Where Did this Belly Fat Come From?

Pay attention this week to what causes you stress and try to find ways to reduce it. 

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Where did this belly fat come from? I’m eating healthy food and exercising regularly.  But there is definitely some extra belly fat. What’s going on?

I posed this question in a Facebook group I am part of.  It’s called Flipping Fifty and it’s a group for connection, support, and motivation with tips and science for energy and vitality in the second half of life.

Debra Atkinson answered my question here on her podcast.

Debra Atkinson’s answer surprised me. “The best thing to do for belly fat?  Reduce your stress!”

That wasn’t what I expected.  How about you?

I did some additional research.

As we enter into perimenopause and menopause our estrogen levels fall.  Our hormone levels are disrupted. I know that’s not news to you!

What is interesting is the role one hormone, called cortisol, has on fat storage and stress regulation.

Cortisol is best known as the stress hormone.  It fuels our fight or flight response during a crisis.  Cortisol gets a bad rap and we only pay attention to the stress component.

But cortisol has an important role in managing regulatory systems in our bodies.  The level of cortisol is higher in the morning when we get up and lower in the evening when it’s closer to bedtime.

It manages how carbohydrates, fats, and proteins are used by our bodies.

It keeps inflammation at a low level.

It regulates blood pressure.

It increases our blood sugar level, which results in energy.

It impacts our sleep cycle.

It provides a boost of energy during a stressful event.

Once the stressful event is over our cortisol levels should calm down.  Our heart rate and blood pressure should get back to normal.  But sometimes they don’t because of stress.

Stressors can be not sleeping well, watching too much news, a fight with your husband, a sick child, or caring for aging parents. During this pandemic, the stress has been unreal. Stress is different for all of us.   Excess cortisol is produced to handle our stress. However, during times of ongoing stress, it seems like the cortisol switch stays turned on.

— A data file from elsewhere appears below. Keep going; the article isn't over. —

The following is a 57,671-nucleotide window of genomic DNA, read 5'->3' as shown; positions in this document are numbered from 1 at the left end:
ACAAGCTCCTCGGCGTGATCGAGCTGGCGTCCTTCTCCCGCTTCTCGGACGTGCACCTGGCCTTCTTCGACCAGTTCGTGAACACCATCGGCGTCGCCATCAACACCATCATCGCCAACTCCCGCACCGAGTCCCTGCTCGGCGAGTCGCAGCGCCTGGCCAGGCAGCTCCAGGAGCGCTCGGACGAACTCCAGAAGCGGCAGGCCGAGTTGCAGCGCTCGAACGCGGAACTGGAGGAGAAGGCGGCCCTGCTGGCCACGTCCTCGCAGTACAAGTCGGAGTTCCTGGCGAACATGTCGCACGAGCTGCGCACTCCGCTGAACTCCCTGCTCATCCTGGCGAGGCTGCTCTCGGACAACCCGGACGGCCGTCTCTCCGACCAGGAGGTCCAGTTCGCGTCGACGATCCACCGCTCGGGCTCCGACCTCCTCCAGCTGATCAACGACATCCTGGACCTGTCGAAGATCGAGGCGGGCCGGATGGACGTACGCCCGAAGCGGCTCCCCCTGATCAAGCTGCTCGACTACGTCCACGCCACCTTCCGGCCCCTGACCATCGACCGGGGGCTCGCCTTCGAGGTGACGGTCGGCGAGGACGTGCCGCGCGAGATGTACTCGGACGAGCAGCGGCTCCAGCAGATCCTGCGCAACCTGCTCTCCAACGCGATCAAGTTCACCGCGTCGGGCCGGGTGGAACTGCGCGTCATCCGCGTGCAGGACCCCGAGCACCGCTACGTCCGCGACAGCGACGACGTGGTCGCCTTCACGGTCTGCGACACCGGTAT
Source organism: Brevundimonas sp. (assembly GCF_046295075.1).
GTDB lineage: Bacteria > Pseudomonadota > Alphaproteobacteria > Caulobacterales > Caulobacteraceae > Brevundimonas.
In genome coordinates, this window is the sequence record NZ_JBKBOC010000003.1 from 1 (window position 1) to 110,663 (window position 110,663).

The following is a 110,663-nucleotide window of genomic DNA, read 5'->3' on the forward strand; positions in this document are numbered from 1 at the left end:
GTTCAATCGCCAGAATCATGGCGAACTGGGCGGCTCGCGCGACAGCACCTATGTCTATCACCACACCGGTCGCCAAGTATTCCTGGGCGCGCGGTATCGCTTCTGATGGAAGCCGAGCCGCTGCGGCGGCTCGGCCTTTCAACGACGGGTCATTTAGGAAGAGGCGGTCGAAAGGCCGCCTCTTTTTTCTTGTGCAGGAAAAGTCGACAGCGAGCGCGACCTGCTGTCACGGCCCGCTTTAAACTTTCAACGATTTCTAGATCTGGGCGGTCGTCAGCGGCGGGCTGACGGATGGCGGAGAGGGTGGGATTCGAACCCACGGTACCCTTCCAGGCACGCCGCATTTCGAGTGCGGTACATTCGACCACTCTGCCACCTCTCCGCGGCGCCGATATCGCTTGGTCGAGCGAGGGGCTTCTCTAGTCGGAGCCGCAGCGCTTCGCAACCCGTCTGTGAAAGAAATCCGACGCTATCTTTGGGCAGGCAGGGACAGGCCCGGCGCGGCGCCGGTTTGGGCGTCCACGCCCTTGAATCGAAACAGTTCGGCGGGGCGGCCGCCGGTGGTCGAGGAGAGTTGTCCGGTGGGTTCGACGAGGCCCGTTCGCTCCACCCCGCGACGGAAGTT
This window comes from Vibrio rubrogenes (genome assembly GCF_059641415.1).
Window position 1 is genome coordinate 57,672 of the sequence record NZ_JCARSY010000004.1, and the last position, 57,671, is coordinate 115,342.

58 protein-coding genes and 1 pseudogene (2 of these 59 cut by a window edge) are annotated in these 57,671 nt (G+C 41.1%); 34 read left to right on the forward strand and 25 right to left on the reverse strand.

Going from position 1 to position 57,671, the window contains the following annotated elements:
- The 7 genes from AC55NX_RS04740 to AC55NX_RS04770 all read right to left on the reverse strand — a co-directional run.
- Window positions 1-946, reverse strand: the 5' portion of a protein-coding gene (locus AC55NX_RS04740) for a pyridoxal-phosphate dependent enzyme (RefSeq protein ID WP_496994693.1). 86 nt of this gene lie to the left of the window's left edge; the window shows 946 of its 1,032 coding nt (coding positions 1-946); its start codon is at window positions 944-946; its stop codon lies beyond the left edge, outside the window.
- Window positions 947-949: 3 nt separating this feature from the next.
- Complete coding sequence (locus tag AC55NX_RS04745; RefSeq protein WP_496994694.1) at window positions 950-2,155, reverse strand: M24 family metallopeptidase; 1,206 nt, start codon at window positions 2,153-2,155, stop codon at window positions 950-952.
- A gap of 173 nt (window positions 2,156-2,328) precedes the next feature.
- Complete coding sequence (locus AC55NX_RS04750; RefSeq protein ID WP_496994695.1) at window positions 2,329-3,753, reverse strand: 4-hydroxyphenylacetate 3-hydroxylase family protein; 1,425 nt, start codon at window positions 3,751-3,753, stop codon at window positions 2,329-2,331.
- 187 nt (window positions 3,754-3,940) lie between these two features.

Here are the signs of a high cortisol level.  See how many you can put checkmarks beside.

  • Cravings for junk food
  • Low energy levels even after a good night of sleep
  • Low sex drive
  • Digestion troubles
  • Insomnia – you are tired but you just can’t shut your brain off
  • More aches and pains
  • Weight gain, especially in the belly area


How many did you check off?  Did you notice that last one?

So now we know that some of that belly fat we have is likely because of high cortisol levels. I’m pretty sure that’s my reason.

But why does a high cortisol level make us gain belly fat?

“Abdominal fat has four times more cortisol receptors than any other fat cells in our bodies. Isn’t that amazing? Four times more receptors. So our belly fat is just really more susceptible to storing body fat when we’re stressed out. That fat goes right onto our bellies. You may be thinking, I must be eating too much and that is why I’m gaining weight, but maybe not. Maybe it’s due to your stress.” Lea Wetzel Certified Nutrition Specialist.   You can listen to this podcast here.

Wow! The more stressed we are the more likely we are to keep that belly fat.

I’m paying attention this week to what causes me stress because I want to find ways to reduce it.  I’m also adding some self-care when I am stressed.  For me, that’s reading for fun, walking, and praying.  The walking burns off my stress and the reading helps get my mind off my worries.  The praying gets my focus on God and not on the problem.

Today’s little step:  Become aware of your stressors.  What makes your blood pressure go up?  What worry keeps you awake at night?  Make a list as you notice them.  Then do something that helps you cope with stress.



Resources used for this article.







This is an updated edition of a post originally published on Little Steps to Health

Featured Image by happyveganfit from Pixabay


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